If you’ve spent the last 10 months or so living on campus, it can be a bit of a shock living at home for the summer. While some students have apartments that they stay in throughout the entire year, most of the people that live in dorms will spend their summer at home. There’s certainly nothing wrong with this; it can just be a little tough.
So to keep you from going nuts, here is an abbreviated guide to spending your summer at home.
Stay in Touch with College Friends
One of the most important things you can do to keep your sanity when living at home is to stay in close contact with your friends from school.
- If you live near where you go to school, it’s pretty likely that several of your friends will live pretty close to you, so you should be able to meet up often for lunch or to toss a frisbee around.
- If you’re going to school across the country from where you live, this might be a little more difficult.
- If you’re lucky, a couple of your college friends will live within driving distance.
- If you’re not so lucky, you’ll have to resort to keeping in touch via email, Facebook, or the phone.
- If you’re far apart, you should still try to hang out at least a couple times throughout the summer. (Perfect opportunity for a road trip!)
Be Grateful for Your Parents
In addition, to stay in touch with your friends, you should make peace with your parents as soon as possible. Let them know that you’re thankful that they’re allowing you to stay at home (think of all the money it’s saving you), and that you’re willing to compromise on any rules that you disagree with.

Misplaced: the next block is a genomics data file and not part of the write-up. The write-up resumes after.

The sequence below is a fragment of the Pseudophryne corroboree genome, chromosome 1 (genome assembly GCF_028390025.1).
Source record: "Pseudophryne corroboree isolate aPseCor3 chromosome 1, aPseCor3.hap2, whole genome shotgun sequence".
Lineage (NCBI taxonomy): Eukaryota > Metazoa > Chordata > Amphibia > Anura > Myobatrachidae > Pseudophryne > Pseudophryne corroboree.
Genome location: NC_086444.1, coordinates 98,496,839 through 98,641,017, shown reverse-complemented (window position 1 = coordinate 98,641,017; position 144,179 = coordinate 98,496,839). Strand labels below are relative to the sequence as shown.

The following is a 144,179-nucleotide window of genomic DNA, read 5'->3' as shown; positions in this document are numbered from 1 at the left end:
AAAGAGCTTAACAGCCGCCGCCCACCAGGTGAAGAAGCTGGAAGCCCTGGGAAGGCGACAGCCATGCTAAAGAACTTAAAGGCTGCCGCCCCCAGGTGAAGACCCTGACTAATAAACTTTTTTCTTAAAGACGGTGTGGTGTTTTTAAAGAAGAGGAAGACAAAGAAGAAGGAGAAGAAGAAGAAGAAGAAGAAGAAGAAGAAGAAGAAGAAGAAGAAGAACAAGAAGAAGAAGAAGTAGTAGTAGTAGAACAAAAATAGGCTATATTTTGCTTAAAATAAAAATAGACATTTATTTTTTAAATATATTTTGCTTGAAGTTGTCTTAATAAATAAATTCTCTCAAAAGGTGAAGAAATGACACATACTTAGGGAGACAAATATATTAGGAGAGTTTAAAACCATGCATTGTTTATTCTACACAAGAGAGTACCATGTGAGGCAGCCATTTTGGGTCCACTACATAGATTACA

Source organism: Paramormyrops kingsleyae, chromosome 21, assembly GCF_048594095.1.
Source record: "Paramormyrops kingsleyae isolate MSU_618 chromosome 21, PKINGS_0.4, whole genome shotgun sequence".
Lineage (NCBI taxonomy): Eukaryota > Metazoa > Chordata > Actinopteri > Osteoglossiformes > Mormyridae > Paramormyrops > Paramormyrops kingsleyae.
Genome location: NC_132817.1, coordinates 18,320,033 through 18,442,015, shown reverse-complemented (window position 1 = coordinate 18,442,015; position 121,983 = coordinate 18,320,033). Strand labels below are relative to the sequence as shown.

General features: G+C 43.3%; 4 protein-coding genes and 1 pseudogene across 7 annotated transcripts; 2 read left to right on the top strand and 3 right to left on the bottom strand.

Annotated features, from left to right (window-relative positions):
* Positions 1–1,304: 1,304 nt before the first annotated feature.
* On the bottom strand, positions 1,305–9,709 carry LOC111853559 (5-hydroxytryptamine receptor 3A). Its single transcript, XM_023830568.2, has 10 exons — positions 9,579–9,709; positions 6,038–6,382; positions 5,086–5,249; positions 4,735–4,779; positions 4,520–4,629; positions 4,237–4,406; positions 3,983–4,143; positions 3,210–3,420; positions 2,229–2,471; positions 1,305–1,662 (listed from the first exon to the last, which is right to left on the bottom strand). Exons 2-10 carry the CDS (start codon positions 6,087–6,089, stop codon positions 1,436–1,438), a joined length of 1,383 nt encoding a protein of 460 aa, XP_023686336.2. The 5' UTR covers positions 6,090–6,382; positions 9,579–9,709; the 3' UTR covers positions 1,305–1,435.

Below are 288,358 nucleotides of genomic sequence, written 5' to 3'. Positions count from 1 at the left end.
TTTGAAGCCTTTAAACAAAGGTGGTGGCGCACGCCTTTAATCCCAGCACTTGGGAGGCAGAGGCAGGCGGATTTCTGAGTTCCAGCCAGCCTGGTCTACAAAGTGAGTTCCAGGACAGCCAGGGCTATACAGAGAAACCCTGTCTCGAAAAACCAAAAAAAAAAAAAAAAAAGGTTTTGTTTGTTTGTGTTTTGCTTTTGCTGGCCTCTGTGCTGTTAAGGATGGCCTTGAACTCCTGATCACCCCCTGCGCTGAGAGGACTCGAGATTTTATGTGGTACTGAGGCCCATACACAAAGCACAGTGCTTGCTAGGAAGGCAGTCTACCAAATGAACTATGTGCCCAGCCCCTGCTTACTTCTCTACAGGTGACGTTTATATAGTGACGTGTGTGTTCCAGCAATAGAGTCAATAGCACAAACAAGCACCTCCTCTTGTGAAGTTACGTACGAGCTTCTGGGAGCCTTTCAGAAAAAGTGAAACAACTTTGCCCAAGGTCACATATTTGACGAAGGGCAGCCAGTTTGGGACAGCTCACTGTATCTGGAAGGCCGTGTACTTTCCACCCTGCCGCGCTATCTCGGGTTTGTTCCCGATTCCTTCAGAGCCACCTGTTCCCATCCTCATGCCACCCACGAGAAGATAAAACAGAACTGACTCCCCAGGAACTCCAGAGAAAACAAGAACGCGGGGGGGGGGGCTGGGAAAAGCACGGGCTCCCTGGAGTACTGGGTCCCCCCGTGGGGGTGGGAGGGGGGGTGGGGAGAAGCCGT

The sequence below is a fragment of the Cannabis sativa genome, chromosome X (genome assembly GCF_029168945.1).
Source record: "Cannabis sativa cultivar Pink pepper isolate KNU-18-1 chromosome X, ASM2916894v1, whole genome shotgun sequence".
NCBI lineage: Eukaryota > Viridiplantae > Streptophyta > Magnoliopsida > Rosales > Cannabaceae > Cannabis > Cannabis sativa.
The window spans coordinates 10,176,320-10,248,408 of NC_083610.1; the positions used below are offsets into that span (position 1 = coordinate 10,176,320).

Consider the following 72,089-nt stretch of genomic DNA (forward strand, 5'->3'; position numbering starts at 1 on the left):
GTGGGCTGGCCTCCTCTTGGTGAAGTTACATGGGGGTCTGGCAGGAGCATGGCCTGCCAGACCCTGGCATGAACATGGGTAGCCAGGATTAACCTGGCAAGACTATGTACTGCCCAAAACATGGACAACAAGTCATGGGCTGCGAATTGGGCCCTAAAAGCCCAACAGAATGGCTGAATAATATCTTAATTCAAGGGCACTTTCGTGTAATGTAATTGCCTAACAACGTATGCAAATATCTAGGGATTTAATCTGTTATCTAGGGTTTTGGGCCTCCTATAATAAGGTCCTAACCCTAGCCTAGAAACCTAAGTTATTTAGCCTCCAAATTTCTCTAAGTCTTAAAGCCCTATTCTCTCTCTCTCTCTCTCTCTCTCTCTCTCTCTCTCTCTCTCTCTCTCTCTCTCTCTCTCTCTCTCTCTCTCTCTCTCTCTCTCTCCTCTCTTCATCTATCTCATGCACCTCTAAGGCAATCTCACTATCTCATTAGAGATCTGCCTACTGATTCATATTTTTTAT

Most parents are pretty cool with letting you do pretty much whatever you want—you have been living on your own for almost a year, after all.
If your parents have some rules that you disagree with, like curfews or limits on how many friends you have over for a party, you should address this soon after you move in.
Remember that your parents are gracious in allowing you to spend your summer at home, and try to peacefully resolve the dispute.
Find a Job
Getting a summer job can also be a great way to make sure that living at home for the summer is a good experience. Not only will it get you out of the house often, it will also provide you with some cash so that you can:
- go out and do things on the evenings and weekends
- live on your own next summer
It’s tempting to just hang out and relax at home all summer, but we highly recommend getting a job (okay, you can probably take one summer off, it can get financially difficult, but it’s worth it).
As long as you can maintain your social life and keep the peace with your parents, spending your summer at home won’t be a big deal at all! In fact, living at home can be awesome:
- you don’t have to pay for food
- you have a nice bed to sleep in (much better than dorm bunks)
- you get to see your family every day (which may seem more like a curse than a blessing at first, but you’ll come to appreciate it in the coming years)